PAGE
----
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KBB Study on GM Recalls: High awareness, low impact

By Matt DeLorenzo on July 31, 2014 10:14 AM
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While 75 percent of new car shoppers identified at least one General Motors' brand in their awareness of recent recalls, that figure hasn't dramatically lessened interest in the automaker's products, according to a recent Kelley Blue Book study. GM's sales have not dropped appreciably in the wake of publicity surrounding recalls involving millions of the company's vehicles.

Brand loyalty may be playing a role in maintaining sales-fully 79-percent of current GM owners said they will consider GM brands regardless of the recalls compared to 51 percent of all shoppers who say the campaigns will not have an effect on their consideration of GM products.  Only 18 percent of the shoppers said they stopped considering GM brands because of the recalls and only 14 percent of current GM owners reached the same conclusion.

Shoppers are mixed in their views of how GM has handled the recalls, with 37 percent agreeing that the company started off poorly, but has gotten better, while 30 percent believe the manufacturer's performance has been poor throughout the whole process. Still, GM needs to do a bit of work on being perceived proactive on the recalls. Only 30 percent of shoppers felt that the company was being proactive and transparent, while 23 percent felt the company wasn't proactive or transparent enough and 47 percent said they didn't know.

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Brand vs. company

A factor working in GM's favor is that most of the stories refer to the corporation rather than to individual brands or models and that many of the models in the ignition switch recall are no longer sold. In fact, from January to April, the number of shoppers who said they would never consider buying from a particular brand actually dropped for three GM divisions (Cadillac from 12 to 9 percent; Buick, 12 to 8 percent, and GMC 10 to 9 percent), while Chevrolet remained steady at 11 percent.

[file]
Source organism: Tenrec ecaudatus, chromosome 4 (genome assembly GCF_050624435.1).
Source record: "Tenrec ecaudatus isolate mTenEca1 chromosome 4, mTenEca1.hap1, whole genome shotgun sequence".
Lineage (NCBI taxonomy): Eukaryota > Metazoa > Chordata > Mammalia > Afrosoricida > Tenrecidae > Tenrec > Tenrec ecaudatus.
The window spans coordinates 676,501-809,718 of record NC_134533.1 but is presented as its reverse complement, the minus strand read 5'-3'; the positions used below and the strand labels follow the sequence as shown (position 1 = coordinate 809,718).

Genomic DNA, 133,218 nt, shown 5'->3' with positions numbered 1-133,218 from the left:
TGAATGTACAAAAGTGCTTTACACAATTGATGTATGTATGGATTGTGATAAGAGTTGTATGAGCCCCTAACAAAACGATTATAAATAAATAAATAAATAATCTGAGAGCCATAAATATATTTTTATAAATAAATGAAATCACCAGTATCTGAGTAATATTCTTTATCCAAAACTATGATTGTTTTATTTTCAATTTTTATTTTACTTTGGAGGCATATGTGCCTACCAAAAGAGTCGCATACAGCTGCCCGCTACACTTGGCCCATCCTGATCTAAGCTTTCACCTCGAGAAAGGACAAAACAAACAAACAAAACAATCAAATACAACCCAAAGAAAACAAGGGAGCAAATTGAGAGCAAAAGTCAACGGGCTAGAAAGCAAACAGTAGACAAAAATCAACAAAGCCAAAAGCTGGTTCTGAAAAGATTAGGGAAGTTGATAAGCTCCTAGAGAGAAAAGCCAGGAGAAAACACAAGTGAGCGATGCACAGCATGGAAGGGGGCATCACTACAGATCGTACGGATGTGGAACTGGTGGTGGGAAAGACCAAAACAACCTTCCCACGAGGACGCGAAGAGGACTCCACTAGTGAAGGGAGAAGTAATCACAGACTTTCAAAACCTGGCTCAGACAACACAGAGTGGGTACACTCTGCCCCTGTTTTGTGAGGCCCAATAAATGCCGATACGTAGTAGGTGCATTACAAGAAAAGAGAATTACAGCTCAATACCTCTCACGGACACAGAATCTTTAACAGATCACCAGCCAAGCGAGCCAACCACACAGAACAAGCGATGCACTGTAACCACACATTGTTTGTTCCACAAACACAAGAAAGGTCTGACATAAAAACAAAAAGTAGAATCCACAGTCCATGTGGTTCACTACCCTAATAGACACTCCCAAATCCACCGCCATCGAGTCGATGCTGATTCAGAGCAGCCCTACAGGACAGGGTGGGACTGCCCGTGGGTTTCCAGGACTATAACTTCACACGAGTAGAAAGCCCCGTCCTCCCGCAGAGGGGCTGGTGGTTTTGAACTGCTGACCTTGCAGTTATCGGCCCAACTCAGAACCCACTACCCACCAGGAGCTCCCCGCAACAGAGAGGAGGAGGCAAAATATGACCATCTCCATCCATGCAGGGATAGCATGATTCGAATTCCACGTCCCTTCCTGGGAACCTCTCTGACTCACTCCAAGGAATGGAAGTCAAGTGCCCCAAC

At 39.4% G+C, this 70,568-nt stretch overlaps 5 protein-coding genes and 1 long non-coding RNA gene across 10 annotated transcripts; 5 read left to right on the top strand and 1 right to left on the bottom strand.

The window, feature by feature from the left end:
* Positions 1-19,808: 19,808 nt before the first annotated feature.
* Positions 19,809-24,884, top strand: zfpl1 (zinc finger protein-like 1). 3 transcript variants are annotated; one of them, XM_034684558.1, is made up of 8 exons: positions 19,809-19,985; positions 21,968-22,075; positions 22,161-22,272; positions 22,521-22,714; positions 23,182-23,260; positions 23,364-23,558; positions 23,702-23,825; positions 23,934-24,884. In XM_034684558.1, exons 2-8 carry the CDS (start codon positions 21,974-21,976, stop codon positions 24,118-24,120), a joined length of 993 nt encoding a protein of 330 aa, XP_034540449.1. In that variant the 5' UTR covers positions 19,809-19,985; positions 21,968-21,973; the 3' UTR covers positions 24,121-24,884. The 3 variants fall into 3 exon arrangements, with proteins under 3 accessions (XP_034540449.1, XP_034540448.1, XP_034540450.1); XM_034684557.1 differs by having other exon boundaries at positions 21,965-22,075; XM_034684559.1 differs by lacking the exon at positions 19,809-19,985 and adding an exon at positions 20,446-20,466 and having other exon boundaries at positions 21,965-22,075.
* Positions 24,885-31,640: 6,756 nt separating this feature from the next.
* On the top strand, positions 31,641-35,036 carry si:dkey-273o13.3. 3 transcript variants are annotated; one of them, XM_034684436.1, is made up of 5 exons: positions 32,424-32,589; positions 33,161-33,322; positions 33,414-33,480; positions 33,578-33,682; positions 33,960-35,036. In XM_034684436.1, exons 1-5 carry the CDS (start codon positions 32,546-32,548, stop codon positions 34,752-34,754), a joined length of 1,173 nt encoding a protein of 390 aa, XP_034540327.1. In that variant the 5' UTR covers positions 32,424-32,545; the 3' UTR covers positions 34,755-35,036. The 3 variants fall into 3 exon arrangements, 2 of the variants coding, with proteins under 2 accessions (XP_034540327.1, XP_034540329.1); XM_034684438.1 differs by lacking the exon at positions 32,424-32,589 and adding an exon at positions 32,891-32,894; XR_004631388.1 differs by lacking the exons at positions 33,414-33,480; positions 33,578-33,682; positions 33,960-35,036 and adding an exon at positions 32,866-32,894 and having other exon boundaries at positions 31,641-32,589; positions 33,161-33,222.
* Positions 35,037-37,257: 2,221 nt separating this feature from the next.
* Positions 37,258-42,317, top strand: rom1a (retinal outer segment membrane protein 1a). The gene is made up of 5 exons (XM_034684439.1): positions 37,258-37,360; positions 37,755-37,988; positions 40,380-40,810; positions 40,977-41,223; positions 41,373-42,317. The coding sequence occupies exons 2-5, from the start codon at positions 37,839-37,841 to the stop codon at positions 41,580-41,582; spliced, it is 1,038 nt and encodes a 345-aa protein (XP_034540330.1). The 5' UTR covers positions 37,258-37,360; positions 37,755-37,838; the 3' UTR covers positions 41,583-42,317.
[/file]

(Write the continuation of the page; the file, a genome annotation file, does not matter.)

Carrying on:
Still, the talk of the "New" GM versus the "Old" GM is making headway, 50 percent of the shoppers believe the company is different from what it was just 5 year ago as opposed to 24 percent who didn't think so and 26 percent who didn't have an opinion. And 39 percent believe GM is building more reliable cars today than they did 5 years ago versus 32 percent who don't think so and 29 percent who have no opinion. Perhaps the most telling figure to come from the study is the fact that only 17 percent of the shoppers identified a friend or family member as directly warning or notifying them about the recalls. For now, the recalls, as big as they may be still pale in comparison to the total number of vehicles on the road and the size of the new car market. The publicity however, is likely to move the manufacturer to quickly address the problems and to use incentives to maintain new car sales momentum.